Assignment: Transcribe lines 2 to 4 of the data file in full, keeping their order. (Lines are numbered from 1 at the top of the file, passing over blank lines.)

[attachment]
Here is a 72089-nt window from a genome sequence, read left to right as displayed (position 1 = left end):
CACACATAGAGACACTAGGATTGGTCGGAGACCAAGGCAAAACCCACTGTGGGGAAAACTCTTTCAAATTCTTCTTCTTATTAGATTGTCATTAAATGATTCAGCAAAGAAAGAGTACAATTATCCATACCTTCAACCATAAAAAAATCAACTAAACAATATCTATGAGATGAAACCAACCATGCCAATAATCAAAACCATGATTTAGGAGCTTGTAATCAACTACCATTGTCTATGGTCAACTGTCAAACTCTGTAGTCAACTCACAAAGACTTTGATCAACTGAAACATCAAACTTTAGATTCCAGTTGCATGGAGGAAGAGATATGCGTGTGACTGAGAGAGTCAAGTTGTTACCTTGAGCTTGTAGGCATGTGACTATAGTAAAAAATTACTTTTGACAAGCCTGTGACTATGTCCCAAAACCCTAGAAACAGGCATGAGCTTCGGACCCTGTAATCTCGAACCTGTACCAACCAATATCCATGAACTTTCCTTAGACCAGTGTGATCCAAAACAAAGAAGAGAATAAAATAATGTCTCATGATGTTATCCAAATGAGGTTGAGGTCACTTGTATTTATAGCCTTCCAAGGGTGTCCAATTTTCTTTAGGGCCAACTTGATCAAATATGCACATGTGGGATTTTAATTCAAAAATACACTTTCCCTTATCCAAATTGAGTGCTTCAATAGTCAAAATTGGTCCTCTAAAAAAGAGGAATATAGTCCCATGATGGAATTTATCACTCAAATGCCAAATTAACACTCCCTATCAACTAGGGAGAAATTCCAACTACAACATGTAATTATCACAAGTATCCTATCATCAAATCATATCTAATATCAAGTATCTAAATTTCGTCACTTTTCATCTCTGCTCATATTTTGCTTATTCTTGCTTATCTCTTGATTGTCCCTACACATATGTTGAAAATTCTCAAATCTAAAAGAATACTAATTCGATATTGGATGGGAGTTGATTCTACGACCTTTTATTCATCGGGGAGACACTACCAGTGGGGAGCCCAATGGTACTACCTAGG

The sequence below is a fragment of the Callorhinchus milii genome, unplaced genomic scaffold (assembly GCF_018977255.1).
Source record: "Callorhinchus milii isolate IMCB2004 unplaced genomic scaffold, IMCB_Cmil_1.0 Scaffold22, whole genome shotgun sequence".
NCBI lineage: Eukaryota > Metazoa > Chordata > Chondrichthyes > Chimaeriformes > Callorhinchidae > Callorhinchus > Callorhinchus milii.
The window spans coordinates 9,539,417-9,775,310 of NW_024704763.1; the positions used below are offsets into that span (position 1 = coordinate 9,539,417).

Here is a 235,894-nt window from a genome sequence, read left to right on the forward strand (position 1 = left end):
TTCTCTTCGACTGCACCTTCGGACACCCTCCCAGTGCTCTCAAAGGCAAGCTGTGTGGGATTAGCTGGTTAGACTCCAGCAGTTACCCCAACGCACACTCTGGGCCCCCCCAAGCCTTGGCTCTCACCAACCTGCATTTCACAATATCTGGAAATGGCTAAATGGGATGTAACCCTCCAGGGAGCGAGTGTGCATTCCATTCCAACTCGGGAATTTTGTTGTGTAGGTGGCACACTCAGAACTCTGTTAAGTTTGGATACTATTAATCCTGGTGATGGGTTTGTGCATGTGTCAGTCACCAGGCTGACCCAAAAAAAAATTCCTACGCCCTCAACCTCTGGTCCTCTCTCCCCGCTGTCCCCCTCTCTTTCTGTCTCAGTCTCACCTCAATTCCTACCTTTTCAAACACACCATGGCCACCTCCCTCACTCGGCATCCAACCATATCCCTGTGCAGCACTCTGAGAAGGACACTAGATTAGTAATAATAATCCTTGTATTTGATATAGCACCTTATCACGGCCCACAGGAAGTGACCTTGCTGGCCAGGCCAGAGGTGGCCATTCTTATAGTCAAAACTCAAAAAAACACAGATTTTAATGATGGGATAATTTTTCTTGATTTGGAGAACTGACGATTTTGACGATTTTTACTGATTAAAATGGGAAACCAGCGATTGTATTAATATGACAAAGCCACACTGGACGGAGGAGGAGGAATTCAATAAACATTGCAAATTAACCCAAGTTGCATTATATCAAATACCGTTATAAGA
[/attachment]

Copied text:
CACACATAGAGACACTAGGATTGGTCGGAGACCAAGGCAAAACCCACTGTGGGGAAAACTCTTTCAAATTCTTCTTCTTATTAGATTGTCATTAAATGATTCAGCAAAGAAAGAGTACAATTATCCATACCTTCAACCATAAAAAAATCAACTAAACAATATCTATGAGATGAAACCAACCATGCCAATAATCAAAACCATGATTTAGGAGCTTGTAATCAACTACCATTGTCTATGGTCAACTGTCAAACTCTGTAGTCAACTCACAAAGACTTTGATCAACTGAAACATCAAACTTTAGATTCCAGTTGCATGGAGGAAGAGATATGCGTGTGACTGAGAGAGTCAAGTTGTTACCTTGAGCTTGTAGGCATGTGACTATAGTAAAAAATTACTTTTGACAAGCCTGTGACTATGTCCCAAAACCCTAGAAACAGGCATGAGCTTCGGACCCTGTAATCTCGAACCTGTACCAACCAATATCCATGAACTTTCCTTAGACCAGTGTGATCCAAAACAAAGAAGAGAATAAAATAATGTCTCATGATGTTATCCAAATGAGGTTGAGGTCACTTGTATTTATAGCCTTCCAAGGGTGTCCAATTTTCTTTAGGGCCAACTTGATCAAATATGCACATGTGGGATTTTAATTCAAAAATACACTTTCCCTTATCCAAATTGAGTGCTTCAATAGTCAAAATTGGTCCTCTAAAAAAGAGGAATATAGTCCCATGATGGAATTTATCACTCAAATGCCAAATTAACACTCCCTATCAACTAGGGAGAAATTCCAACTACAACATGTAATTATCACAAGTATCCTATCATCAAATCATATCTAATATCAAGTATCTAAATTTCGTCACTTTTCATCTCTGCTCATATTTTGCTTATTCTTGCTTATCTCTTGATTGTCCCTACACATATGTTGAAAATTCTCAAATCTAAAAGAATACTAATTCGATATTGGATGGGAGTTGATTCTACGACCTTTTATTCATCGGGGAGACACTACCAGTGGGGAGCCCAATGGTACTACCTAGG

The sequence below is a fragment of the Callorhinchus milii genome, unplaced genomic scaffold (assembly GCF_018977255.1).
Source record: "Callorhinchus milii isolate IMCB2004 unplaced genomic scaffold, IMCB_Cmil_1.0 Scaffold22, whole genome shotgun sequence".